Memories come in different forms. Fact-based memories deal with things like remembering the names of former presidents and all the states. Episodic memories come from life events, such as a marriage proposal or when you attended the prom. Instructional or procedural memories are attached to things such as how to do math problems, play a guitar, or how to swim.

Memories develop from three steps that must occur:

  • When you learn or experience something new it is “acquisition.”
  • When a memory is stabilized in the brain it is “consolidation.”
  • Finally, when you’re able to access the memory later, it is “recall.”

Only when you’re awake can acquisition and recall occur. Studies indicate that consolidation only occurs during sleep, no matter which memory type it is. When you’re really tired and don’t get enough sleep, it’s difficult for your brain to absorb and recall anything new.

It isn’t known, yet, exactly how sleep augments memory, but it seems to revolve around the brain’s neocortex and hippocampus, which are where the brain stores long-term memories. It’s believed that when you’re asleep, the hippocampus repeats the day’s events for the neocortex, where the memories are reviewed and processed. That helps the memories to become long-term.

Another interesting area of research is the study of how the various stages of sleep affect the generation of certain memory types. Some memories are stabilized when you dream during rapid eye movement (REM) sleep. Other memories are secured during the period of slow-wave, very deep sleep. There are a good many questions still to be answered.

Save Your Memories!

The point is we know that sleep is an important factor in terms of both short-term and long-term memory. No matter what your age, those memories are a basic part of who you are. Children need memory to learn and progress. Adults need memory to function and have a good quality of life. Seniors need memory to hold close what life has been for them. You don’t want to squander those memories!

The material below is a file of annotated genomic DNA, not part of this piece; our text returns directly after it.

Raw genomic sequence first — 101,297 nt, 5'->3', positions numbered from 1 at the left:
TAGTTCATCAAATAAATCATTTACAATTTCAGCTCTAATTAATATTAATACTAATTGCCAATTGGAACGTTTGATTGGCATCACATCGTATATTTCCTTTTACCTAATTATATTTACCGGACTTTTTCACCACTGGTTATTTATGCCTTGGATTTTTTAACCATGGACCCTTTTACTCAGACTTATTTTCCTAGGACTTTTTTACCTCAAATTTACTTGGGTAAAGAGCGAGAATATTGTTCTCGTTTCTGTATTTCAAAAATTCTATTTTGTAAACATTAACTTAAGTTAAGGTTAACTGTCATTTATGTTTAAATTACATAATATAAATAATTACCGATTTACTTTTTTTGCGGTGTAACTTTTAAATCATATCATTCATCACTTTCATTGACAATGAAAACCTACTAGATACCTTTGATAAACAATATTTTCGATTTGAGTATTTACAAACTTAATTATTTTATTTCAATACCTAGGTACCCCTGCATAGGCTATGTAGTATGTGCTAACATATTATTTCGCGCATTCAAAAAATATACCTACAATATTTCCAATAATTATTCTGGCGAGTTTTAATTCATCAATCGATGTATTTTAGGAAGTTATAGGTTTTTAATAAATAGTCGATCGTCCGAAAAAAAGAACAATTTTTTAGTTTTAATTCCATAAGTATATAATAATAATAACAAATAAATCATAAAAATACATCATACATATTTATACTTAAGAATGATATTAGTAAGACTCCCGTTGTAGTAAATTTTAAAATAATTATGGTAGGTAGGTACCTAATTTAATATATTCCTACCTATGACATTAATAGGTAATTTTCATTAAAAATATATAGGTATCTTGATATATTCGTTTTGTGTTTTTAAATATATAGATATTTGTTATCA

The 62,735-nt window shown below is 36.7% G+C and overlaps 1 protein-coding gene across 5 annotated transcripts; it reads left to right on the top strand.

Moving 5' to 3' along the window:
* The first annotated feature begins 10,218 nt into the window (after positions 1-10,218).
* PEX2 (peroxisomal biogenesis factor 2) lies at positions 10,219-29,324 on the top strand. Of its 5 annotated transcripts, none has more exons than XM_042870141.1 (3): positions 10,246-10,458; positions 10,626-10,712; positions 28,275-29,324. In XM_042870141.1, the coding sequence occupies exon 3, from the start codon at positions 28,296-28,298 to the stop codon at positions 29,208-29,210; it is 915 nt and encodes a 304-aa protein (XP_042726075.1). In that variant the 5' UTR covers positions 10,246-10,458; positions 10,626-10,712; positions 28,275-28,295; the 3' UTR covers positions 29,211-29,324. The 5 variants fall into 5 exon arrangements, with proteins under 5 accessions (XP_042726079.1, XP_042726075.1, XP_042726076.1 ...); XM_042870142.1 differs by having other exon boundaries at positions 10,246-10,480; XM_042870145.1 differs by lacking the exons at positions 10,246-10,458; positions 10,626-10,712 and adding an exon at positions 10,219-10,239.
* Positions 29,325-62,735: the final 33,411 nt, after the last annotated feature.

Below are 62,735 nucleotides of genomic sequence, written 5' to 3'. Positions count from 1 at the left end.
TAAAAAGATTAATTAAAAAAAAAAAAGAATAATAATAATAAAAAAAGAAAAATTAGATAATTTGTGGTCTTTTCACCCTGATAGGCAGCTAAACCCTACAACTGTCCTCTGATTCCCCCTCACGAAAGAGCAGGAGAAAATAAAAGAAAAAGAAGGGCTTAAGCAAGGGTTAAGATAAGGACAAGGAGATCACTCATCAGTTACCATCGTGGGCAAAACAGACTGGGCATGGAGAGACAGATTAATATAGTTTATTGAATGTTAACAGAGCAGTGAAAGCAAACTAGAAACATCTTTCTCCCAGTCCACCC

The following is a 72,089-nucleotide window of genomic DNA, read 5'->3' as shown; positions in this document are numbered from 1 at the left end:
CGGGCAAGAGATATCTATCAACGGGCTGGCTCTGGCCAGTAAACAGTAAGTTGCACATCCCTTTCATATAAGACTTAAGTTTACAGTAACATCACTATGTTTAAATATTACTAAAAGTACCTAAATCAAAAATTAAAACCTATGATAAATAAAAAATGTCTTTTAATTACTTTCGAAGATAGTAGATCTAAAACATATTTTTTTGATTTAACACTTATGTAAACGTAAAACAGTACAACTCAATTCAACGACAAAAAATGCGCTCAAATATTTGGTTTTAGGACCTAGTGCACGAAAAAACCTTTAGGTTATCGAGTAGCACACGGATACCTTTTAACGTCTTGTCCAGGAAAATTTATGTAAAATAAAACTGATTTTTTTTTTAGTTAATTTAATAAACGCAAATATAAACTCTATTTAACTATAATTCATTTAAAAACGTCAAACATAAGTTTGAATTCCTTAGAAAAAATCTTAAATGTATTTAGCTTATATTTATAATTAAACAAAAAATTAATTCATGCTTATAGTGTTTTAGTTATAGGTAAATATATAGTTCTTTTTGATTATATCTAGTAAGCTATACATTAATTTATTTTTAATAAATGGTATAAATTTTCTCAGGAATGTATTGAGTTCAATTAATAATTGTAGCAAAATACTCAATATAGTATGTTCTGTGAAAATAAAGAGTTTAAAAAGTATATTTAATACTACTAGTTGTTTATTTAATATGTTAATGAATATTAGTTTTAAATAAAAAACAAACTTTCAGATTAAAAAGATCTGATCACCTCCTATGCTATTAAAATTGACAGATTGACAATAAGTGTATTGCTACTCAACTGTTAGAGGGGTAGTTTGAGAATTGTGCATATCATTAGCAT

Strive for decent sleep by following steps recommended by the experts. We’ve covered these before, but let’s reiterate:

  • Set up a sleep schedule. Go to bed and get up at the same time, as that sets your body’s internal clock.
  • Be selective with food. If you’re hungry or stuffed when you go to bed, it will fool with your sleep, so be cautious with amounts and don’t eat too late. Limit beverages to avoid bathroom trips.
  • Develop a bedtime ritual. Pick what works for you—a book, a bath, or calming music. However, no electronic devices!
  • Make your room right for sleep. The best conditions are cool, dark, and quiet. A good mattress and pillow help.
  • Love your pets, but if they disrupt your sleep, make them stay in their own beds!

Remember, your memories are too important to ignore how sleep deprivation can affect them.

“God gave us memory so that we might have roses in December.” J.M. Barrie

Sleep Deprivation and Heart Health – A Serious Link

Our busy lifestyles often leave us little time for rest, which has resulted in a major change in sleep patterns. Now people sleep an hour to two hours less than they did just 50 years ago. While some people might consider this great for productivity, it’s not a good situation for our health. Recent research indicates there’s a link between those shorter hours of sleep and an increased potential to develop heart disease.

Man with sleep deprivationIn the United States, heart disease is reported to be the leading cause of death and disability, with strokes being the number 4 cause. A major threat factor in both cases is high blood pressure.

The lack of sleep—or prolonged sleep—isn’t necessarily the cause of heart disease, but it definitely affects the heart disease risk factors in terms of arrhythmia, stroke and heart failure.

These are the kinds of statistics that research has revealed about sleep deprivation:

  • A 48% increase in the risk of getting or dying from coronary heart disease (CHD);